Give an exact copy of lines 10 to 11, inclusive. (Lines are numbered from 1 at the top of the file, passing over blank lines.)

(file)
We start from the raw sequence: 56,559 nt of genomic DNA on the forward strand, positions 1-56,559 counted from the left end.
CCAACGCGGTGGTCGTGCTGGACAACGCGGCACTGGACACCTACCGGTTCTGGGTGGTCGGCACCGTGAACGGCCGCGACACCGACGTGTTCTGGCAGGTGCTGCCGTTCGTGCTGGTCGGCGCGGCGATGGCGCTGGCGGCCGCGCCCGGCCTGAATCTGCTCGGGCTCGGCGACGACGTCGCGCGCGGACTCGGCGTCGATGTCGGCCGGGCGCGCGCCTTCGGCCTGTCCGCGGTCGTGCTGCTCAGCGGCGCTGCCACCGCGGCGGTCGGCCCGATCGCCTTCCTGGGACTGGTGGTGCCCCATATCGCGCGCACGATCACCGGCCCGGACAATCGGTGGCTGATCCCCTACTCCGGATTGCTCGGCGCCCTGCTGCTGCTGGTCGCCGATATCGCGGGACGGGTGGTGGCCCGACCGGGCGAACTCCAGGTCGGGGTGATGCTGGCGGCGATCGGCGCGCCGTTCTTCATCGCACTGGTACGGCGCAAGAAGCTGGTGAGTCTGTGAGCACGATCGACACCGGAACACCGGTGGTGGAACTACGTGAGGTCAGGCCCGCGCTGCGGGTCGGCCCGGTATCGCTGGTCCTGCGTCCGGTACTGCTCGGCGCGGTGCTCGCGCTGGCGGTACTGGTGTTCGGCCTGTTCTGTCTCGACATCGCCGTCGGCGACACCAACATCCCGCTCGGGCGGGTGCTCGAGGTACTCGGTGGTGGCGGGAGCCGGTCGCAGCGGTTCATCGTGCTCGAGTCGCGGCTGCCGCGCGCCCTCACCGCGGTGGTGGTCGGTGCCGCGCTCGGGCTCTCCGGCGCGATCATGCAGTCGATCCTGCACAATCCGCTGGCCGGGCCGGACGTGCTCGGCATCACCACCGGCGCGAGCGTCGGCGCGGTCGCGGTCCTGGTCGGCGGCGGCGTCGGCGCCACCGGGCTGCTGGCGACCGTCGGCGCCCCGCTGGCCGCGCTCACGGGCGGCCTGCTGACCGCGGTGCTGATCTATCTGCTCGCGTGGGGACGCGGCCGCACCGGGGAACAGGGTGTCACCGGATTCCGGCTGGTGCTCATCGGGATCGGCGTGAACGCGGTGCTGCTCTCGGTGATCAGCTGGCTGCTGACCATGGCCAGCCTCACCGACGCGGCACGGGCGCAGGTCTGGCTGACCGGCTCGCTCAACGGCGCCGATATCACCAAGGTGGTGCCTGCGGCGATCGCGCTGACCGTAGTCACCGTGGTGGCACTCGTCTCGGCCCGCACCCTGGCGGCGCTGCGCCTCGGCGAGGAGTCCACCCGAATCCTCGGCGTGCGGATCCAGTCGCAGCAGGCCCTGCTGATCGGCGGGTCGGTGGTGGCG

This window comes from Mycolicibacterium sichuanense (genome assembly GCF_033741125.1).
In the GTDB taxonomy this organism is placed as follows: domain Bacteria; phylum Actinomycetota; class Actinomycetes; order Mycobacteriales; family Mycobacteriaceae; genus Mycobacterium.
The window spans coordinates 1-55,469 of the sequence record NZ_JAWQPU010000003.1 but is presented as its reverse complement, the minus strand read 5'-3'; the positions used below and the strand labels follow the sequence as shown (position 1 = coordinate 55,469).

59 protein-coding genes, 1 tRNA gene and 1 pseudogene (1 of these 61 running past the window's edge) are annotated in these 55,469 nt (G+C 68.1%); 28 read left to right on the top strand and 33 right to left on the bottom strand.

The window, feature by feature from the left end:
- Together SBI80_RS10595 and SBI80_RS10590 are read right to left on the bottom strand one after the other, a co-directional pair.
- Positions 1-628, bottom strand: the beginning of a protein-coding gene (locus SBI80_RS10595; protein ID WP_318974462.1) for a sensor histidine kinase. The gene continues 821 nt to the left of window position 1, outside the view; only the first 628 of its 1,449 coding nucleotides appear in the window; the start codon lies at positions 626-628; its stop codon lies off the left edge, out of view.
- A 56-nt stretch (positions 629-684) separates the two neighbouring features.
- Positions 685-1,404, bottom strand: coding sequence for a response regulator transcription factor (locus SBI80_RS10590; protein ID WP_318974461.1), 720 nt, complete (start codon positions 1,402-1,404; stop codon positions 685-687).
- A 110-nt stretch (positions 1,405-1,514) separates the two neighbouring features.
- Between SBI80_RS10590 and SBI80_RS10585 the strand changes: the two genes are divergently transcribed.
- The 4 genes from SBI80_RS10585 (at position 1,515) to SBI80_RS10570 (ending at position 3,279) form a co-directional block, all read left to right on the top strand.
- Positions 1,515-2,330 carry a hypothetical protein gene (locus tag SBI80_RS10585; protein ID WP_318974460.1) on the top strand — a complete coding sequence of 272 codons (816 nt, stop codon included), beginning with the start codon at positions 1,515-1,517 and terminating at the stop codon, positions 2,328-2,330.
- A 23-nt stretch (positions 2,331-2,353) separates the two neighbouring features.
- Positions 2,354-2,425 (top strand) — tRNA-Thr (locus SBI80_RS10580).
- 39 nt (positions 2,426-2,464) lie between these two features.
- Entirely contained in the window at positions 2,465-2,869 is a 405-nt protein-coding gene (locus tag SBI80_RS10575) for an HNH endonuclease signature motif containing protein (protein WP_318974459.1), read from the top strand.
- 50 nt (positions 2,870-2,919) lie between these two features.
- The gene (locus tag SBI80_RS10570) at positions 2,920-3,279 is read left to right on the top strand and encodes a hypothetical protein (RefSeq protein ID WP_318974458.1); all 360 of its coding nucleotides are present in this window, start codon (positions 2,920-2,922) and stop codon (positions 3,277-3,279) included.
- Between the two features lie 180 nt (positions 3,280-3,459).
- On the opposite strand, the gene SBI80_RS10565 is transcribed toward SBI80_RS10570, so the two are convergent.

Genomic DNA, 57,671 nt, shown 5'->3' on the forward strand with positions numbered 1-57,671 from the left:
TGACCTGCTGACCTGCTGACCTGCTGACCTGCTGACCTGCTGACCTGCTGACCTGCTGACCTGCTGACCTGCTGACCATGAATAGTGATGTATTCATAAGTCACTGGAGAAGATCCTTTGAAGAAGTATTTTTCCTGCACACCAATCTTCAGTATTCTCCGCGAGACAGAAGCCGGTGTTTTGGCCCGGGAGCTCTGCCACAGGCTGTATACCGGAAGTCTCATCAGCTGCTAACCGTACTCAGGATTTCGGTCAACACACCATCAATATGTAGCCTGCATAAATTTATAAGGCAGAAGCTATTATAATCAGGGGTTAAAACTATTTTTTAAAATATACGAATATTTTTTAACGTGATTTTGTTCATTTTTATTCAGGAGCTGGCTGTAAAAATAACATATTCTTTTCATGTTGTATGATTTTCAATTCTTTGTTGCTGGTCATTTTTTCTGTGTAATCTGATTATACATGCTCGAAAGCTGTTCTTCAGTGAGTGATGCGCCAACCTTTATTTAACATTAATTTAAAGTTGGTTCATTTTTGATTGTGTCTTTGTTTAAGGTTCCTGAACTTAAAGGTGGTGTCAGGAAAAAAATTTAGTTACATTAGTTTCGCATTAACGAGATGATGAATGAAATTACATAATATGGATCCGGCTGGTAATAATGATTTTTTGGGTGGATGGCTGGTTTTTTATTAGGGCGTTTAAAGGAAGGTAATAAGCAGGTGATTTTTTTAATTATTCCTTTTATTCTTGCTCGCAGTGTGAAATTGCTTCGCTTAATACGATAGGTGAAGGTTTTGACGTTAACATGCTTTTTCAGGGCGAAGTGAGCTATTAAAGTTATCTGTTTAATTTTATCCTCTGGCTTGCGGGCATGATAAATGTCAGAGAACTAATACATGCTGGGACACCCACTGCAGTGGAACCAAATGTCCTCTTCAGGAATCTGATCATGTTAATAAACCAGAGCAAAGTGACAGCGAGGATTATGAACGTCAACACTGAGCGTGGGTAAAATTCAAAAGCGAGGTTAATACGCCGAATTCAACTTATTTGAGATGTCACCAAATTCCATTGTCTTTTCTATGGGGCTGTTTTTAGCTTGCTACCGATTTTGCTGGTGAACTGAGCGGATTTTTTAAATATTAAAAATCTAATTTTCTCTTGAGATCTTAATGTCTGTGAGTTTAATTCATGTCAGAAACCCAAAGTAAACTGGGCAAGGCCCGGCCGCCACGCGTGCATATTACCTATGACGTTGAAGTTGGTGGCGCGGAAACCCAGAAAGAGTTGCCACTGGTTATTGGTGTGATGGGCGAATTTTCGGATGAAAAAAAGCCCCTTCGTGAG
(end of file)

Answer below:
- A 56-nt stretch (positions 629-684) separates the two neighbouring features.
- Positions 685-1,404, bottom strand: coding sequence for a response regulator transcription factor (locus SBI80_RS10590; protein ID WP_318974461.1), 720 nt, complete (start codon positions 1,402-1,404; stop codon positions 685-687).